Tuesday, November 1, 2011

6 Ways to Turn Your 1-Computer Classroom Into a Global Communication Center

In the 21st century, the connected classroom is no longer a privilege. It is a right. Fortunately, more and more school systems are bringing their students out of the past and into the present with a basic internet connection, laptop, and projector.  With the right building blocks in place, teachers will be positioned to transform their classrooms from disconnected spaces where learning happens in isolation to global communication centers.  Here are the building blocks for success that you should put in place for effective change.

8 building blocks for successful technology integration
To follow are the building blocks that school leaders and teachers must work together to provide for successful integration of technology into the classroom.
  1. Support teachers in using technology for professional purposes.
  2. Provide teachers with support for securing interactive digital content.
  3. Encourage teachers to partner with students to integrate technology into learning.
  4. School principal must lead by example.
  5. Embed technology integration into teacher and leader evaluation.
  6. Support student acquisition and use of technology in schools.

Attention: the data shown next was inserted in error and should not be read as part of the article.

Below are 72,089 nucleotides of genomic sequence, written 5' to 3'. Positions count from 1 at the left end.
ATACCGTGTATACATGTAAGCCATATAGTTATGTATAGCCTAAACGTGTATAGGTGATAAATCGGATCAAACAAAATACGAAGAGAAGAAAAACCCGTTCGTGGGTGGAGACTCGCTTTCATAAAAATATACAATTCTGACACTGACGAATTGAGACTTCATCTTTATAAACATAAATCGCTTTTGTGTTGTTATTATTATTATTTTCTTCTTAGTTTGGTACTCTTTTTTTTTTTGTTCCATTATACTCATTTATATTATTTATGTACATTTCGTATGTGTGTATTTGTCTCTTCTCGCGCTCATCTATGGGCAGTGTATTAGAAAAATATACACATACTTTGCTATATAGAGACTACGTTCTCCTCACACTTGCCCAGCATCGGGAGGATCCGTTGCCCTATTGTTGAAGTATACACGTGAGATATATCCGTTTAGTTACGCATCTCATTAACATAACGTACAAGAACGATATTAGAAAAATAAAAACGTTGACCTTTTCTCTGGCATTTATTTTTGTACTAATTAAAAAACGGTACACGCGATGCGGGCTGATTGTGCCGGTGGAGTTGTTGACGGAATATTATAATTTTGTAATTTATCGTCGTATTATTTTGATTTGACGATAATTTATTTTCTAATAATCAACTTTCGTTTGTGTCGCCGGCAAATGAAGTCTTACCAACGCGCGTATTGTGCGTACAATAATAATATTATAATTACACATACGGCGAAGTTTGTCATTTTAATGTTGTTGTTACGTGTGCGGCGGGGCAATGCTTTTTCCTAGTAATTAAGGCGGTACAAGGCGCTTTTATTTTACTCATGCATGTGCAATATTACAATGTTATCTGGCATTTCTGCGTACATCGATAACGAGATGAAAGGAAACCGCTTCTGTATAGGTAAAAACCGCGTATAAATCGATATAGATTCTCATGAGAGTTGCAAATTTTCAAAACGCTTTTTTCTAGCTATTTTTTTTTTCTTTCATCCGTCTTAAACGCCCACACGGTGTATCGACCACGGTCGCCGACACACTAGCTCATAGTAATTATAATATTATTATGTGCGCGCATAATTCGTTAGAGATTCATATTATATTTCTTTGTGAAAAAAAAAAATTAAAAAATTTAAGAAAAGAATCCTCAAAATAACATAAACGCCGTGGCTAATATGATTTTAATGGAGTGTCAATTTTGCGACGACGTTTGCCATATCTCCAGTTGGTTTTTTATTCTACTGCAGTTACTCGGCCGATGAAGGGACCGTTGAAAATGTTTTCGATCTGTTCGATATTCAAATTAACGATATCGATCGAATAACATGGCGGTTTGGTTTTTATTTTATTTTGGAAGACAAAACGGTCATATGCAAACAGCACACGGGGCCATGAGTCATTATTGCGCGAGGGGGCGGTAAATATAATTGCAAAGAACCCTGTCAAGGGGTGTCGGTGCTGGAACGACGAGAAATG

7. Work with students to develop responsible use policies.
  8. Secure appropriate permissions from students and their parents.
As schools put these building blocks in place, they will be able to work to support real transformation.  Below are 6 ideas that teachers across the globe are implementing to transform learning in their classrooms.

1-Connect home - school 
  • Facebook
    • Students update status and parents can respond
    • Notes for class updates
    • Photos to capture student work
    • Videos to capture lessons and student presentations
    • Events to share upcoming activities 
  • Twitter
    • Embed live current event feed into class or school site
  • Blogs / Websites
    • Share lessons and student work
2-Connect students across the globe
  • Blogs / Websites
    • Comments for kids
    • QuadBlogs
    • Flat Classroom Project
    • Global Classroom Project
3-Connect students with experts
  • YouTube's new education site
    • Visit YouTube.com/education to learn about topics in a variety of content areas.
  • Khan Academy
    • Learn math from an internationally acclaimed math teacher.
  • MathTrain.TV
    • Learn math from other kids
  • Skype in the Classroom
    • Education.Skype.com is helping teachers connect with experts to help their students learn.
4-Connect with the World with Livestreaming
  • Use a tool like UStream to bring the world to your class and the class to your world.
    • Follow a livestream in the wild to bring remote places into your class and watch, rather than read about it in a book.
  • Stream your class science experiment to the world and connect with other classes who are doing the same thing.  
    • Stream chicks hatching over the weekend or a break.
  • Act out historical figures from your culture via UStream
    • Invite other classes to watch and do the same with historical figures from their culture.
  • Stream book reviews
    • Share the book report live or via video with parents and other students reading the book.
  • Learn from teachers